Coral reef ecosystem collapse in Puerto Rico: Combined impacts of long-term local anthropogenic factors and climate change
Hernández-Delgado, Edwin A.
Sabat, Alberto M.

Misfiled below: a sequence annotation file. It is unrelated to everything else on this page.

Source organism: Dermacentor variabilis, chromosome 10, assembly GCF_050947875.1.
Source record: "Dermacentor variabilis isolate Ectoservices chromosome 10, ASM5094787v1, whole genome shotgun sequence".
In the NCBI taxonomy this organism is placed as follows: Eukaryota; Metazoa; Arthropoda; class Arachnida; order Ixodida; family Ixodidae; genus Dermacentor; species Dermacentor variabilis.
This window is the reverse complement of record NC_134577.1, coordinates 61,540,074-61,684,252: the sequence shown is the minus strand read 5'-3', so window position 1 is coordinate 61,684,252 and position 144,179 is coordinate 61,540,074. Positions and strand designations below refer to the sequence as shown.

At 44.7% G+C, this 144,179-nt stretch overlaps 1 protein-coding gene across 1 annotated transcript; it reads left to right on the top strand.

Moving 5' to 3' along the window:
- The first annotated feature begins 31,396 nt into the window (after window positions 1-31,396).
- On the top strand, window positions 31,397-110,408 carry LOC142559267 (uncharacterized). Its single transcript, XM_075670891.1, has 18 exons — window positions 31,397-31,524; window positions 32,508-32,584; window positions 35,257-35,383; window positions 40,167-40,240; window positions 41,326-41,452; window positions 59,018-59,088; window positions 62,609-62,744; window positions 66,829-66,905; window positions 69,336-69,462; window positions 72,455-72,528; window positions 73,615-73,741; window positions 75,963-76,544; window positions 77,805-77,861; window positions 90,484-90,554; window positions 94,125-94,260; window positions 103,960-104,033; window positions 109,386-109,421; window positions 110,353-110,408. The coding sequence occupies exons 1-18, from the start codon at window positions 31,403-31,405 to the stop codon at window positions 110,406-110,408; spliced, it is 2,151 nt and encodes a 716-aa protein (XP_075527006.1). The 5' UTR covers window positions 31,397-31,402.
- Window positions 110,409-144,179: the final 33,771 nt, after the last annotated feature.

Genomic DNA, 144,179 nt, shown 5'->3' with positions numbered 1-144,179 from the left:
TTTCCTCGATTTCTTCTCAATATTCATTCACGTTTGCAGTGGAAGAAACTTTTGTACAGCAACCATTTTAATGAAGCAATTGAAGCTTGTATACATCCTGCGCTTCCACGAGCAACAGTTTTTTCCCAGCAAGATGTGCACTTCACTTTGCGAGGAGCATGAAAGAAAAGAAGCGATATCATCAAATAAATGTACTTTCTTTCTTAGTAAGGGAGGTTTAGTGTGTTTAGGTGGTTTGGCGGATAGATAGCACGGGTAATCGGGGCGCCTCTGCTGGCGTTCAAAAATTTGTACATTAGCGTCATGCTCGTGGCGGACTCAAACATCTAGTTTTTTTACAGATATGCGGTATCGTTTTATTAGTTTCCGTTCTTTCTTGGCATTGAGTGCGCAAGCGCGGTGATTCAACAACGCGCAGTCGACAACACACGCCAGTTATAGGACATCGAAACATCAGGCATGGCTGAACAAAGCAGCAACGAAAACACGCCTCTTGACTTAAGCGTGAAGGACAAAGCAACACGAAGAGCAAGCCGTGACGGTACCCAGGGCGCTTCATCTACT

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Coral reefs are under increasing threats that have undermined their resistance ability to disturbance, their ecological functions and their ecosystem resilience. A combination of long-term impacts by natural factors (i.e., hurricanes, meso-scale gyres), a sort of local human factors (i.e., water quality degradation, sediment- and nutrient-loaded runoff, overfishing), and climate-related factors (i.e., sea surface warming, bleaching) have resulted in net coral decline trends along the wider Caribbean region. This study is aimed at addressing long-term ecological change in coral reef benthic communities across different coral reefs in Puerto Rico (PR). This presentation is focused in Playa Carlos Rosario, Culebra Island, with 12 years of data. Coral species richness declined by a mean factor of 54% during the period of 1997 to 2009. Percent living coral cover plummeted by 81%, or an annual mean of 6.8% loss. Coral cover loss following the 2005 unprecedented sea surface warming and mass bleaching event was 66%. Total algal cover has increased by a factor of 91%, but macroalgal cover has increased by 1,064%, or a mean annual increment of 89%. This suggest unequivocal impacts by recurrent sediment- and nutrient-loaded runoff pulses, in combination with recurrent impacts from meso-scale gyres that can increase background chlorophyll a concentrations by a 5-10 fold factor. Coral:macroalgal ratios have declined by 97%. Mortality trends in Montastraea annularis spp. complex has averaged 70% during the same period and 48% since 2005. These trends are widespread through different locations in PR, suggesting that coral reefs are in the peril of an ecosystem collapse. There is a need to develop mathematical models to predict what would be the future of Caribbean-wide coral reefs in the face of climate change impacts.